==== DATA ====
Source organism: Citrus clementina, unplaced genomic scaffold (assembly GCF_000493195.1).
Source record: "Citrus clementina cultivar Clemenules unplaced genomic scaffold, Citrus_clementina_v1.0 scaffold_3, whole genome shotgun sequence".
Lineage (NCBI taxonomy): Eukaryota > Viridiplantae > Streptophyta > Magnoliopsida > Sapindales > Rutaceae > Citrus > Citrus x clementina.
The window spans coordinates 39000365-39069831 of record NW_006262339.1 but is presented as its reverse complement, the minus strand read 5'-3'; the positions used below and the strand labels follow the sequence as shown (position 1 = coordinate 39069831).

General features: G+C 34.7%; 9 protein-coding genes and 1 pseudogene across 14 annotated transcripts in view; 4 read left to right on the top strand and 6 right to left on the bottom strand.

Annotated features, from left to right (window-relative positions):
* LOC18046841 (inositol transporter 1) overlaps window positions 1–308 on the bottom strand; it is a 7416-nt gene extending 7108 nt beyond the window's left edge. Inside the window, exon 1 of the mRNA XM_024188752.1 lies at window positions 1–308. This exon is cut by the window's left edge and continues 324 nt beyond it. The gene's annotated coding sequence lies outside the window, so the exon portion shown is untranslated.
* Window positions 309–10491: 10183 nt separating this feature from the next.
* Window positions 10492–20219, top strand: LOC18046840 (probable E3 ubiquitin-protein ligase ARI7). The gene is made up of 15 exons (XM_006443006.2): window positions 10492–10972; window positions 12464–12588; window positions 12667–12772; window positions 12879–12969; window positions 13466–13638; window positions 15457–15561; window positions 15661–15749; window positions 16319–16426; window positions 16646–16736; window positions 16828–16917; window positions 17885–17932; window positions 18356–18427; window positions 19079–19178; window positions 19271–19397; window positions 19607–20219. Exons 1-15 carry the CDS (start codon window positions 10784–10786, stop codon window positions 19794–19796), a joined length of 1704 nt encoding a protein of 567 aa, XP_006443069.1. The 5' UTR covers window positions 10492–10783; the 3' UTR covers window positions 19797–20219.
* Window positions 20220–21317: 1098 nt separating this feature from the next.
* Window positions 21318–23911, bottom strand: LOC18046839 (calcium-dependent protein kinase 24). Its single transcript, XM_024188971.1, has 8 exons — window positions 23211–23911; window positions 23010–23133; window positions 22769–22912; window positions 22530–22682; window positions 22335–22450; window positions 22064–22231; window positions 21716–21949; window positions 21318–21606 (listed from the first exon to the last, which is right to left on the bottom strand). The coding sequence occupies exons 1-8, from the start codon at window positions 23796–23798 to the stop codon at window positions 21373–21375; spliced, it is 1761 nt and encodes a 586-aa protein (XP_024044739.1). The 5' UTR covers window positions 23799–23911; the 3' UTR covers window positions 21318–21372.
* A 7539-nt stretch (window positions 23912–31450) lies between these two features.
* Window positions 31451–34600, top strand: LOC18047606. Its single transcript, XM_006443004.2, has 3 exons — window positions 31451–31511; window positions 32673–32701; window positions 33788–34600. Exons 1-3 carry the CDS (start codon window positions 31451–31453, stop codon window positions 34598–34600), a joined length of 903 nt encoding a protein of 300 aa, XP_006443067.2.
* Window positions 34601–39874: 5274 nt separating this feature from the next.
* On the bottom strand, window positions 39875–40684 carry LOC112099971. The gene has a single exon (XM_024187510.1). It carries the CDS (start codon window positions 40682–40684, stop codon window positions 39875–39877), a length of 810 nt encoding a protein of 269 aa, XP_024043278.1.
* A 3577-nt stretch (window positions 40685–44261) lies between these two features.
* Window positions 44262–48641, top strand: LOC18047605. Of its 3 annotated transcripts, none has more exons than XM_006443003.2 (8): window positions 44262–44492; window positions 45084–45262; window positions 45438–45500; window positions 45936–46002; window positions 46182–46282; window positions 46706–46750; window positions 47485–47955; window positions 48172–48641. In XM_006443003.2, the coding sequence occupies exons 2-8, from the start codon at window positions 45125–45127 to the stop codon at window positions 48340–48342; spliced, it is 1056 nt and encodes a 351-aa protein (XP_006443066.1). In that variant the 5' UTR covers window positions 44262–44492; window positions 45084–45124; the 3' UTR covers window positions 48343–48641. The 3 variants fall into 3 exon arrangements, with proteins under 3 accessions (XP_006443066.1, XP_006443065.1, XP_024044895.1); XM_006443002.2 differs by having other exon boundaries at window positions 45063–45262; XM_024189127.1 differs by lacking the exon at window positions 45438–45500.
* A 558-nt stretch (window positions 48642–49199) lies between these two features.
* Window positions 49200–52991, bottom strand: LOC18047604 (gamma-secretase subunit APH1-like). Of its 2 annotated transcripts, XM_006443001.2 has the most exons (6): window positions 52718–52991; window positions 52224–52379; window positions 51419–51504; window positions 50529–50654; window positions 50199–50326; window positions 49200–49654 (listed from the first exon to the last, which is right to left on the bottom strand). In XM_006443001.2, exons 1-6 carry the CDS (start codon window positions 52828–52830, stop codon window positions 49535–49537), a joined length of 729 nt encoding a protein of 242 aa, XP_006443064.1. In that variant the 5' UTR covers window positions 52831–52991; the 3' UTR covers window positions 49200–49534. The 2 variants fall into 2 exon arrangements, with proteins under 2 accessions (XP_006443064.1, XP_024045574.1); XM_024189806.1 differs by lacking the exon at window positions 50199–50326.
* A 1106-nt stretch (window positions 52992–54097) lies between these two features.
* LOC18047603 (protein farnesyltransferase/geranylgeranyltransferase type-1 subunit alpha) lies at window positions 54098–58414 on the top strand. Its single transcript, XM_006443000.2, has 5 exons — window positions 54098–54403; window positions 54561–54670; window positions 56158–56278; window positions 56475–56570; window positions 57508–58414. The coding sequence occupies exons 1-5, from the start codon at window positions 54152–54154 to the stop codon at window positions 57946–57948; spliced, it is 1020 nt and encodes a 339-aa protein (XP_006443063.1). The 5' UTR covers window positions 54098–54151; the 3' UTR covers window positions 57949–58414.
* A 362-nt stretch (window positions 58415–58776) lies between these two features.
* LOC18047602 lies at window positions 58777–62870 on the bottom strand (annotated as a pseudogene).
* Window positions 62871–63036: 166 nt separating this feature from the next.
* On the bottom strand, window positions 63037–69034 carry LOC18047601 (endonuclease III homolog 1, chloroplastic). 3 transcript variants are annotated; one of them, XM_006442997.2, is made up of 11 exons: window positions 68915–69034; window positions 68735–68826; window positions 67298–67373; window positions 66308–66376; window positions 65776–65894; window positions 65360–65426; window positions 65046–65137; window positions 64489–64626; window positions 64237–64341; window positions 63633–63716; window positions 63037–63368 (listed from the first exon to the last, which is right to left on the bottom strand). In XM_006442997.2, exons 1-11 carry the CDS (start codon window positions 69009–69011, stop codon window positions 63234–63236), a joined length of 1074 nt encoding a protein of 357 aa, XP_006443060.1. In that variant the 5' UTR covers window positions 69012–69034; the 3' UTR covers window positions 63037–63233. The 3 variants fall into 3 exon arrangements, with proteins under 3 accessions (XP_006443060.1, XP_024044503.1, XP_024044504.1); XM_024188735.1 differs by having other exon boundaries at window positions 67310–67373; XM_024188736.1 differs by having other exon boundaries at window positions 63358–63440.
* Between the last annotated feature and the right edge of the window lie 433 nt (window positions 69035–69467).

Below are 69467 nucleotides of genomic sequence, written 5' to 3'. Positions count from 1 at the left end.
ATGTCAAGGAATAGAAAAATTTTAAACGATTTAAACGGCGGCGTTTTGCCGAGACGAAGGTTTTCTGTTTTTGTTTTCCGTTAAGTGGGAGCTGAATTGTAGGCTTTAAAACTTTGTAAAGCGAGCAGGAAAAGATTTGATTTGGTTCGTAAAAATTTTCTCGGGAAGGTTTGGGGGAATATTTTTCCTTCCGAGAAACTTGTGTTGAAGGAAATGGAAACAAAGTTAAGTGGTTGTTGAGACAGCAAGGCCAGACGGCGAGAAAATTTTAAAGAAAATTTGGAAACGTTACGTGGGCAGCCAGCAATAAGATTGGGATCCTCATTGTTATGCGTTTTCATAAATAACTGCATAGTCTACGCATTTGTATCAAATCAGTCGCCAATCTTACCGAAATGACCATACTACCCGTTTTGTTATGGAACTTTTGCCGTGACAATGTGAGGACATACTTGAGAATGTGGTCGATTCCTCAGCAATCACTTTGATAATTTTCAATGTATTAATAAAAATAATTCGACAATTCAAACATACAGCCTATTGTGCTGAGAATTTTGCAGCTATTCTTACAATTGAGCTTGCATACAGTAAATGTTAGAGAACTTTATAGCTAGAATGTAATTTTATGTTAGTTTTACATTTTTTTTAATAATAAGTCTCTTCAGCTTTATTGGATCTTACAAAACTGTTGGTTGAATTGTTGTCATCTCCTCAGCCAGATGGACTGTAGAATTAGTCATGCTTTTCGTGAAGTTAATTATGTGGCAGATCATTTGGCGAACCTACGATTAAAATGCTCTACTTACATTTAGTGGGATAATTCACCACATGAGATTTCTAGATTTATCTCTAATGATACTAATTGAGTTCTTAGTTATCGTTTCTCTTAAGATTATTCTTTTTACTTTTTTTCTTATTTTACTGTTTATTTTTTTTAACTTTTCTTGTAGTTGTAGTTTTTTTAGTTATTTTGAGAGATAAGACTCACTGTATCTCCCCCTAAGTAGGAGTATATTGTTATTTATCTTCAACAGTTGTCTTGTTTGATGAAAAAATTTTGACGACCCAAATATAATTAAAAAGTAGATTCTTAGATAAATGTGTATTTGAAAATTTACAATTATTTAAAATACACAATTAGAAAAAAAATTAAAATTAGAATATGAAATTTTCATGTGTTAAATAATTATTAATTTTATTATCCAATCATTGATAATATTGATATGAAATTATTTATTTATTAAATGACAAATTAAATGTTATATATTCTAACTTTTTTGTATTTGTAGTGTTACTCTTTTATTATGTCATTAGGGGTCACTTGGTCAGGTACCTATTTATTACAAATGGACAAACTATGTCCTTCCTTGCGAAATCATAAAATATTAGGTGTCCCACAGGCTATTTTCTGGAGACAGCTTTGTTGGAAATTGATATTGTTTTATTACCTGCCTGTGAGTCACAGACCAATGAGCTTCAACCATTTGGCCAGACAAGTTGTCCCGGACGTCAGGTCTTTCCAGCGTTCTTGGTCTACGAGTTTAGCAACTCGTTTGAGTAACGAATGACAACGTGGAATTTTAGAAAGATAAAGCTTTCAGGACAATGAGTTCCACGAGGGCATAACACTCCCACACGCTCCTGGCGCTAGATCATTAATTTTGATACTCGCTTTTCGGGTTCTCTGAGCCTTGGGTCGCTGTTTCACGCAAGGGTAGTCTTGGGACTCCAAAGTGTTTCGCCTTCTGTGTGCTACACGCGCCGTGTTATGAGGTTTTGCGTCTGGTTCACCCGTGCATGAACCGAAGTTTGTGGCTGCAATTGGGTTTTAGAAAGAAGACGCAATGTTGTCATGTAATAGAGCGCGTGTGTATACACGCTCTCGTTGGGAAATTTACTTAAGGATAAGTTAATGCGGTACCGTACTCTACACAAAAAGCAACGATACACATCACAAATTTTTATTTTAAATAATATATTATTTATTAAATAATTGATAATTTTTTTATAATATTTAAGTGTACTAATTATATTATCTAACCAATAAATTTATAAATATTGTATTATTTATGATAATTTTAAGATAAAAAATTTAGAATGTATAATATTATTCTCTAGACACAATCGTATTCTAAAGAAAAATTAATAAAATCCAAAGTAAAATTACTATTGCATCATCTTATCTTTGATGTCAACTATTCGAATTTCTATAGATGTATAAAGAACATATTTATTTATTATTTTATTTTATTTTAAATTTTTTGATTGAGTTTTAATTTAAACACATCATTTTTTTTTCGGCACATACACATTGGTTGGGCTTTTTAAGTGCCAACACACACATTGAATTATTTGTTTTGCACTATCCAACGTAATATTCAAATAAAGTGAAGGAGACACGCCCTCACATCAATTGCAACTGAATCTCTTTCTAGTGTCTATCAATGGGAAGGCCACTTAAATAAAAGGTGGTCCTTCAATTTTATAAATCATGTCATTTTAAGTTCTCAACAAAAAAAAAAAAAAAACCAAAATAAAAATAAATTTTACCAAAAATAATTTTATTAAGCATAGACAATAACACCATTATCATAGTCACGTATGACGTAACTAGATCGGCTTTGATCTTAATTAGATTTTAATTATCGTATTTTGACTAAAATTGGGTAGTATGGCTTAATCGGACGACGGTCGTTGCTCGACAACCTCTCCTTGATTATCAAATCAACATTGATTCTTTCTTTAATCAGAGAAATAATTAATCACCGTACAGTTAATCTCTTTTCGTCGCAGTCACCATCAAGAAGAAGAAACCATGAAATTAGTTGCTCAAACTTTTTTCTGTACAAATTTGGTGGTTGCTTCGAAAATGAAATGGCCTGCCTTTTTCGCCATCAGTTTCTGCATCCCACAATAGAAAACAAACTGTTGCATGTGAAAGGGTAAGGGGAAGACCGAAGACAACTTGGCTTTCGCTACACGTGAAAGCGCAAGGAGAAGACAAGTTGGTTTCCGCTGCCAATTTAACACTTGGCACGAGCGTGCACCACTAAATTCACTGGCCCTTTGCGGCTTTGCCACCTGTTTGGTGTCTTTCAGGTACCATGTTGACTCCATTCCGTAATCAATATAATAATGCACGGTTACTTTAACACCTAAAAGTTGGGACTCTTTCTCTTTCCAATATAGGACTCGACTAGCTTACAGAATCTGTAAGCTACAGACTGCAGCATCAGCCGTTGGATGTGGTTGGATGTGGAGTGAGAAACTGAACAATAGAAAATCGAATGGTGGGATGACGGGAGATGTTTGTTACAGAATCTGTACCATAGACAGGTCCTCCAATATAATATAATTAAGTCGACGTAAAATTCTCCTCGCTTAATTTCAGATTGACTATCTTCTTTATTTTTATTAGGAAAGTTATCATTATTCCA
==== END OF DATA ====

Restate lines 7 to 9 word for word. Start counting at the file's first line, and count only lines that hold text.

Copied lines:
* LOC18046841 (inositol transporter 1) overlaps window positions 1–308 on the bottom strand; it is a 7416-nt gene extending 7108 nt beyond the window's left edge. Inside the window, exon 1 of the mRNA XM_024188752.1 lies at window positions 1–308. This exon is cut by the window's left edge and continues 324 nt beyond it. The gene's annotated coding sequence lies outside the window, so the exon portion shown is untranslated.
* Window positions 309–10491: 10183 nt separating this feature from the next.
* Window positions 10492–20219, top strand: LOC18046840 (probable E3 ubiquitin-protein ligase ARI7). The gene is made up of 15 exons (XM_006443006.2): window positions 10492–10972; window positions 12464–12588; window positions 12667–12772; window positions 12879–12969; window positions 13466–13638; window positions 15457–15561; window positions 15661–15749; window positions 16319–16426; window positions 16646–16736; window positions 16828–16917; window positions 17885–17932; window positions 18356–18427; window positions 19079–19178; window positions 19271–19397; window positions 19607–20219. Exons 1-15 carry the CDS (start codon window positions 10784–10786, stop codon window positions 19794–19796), a joined length of 1704 nt encoding a protein of 567 aa, XP_006443069.1. The 5' UTR covers window positions 10492–10783; the 3' UTR covers window positions 19797–20219.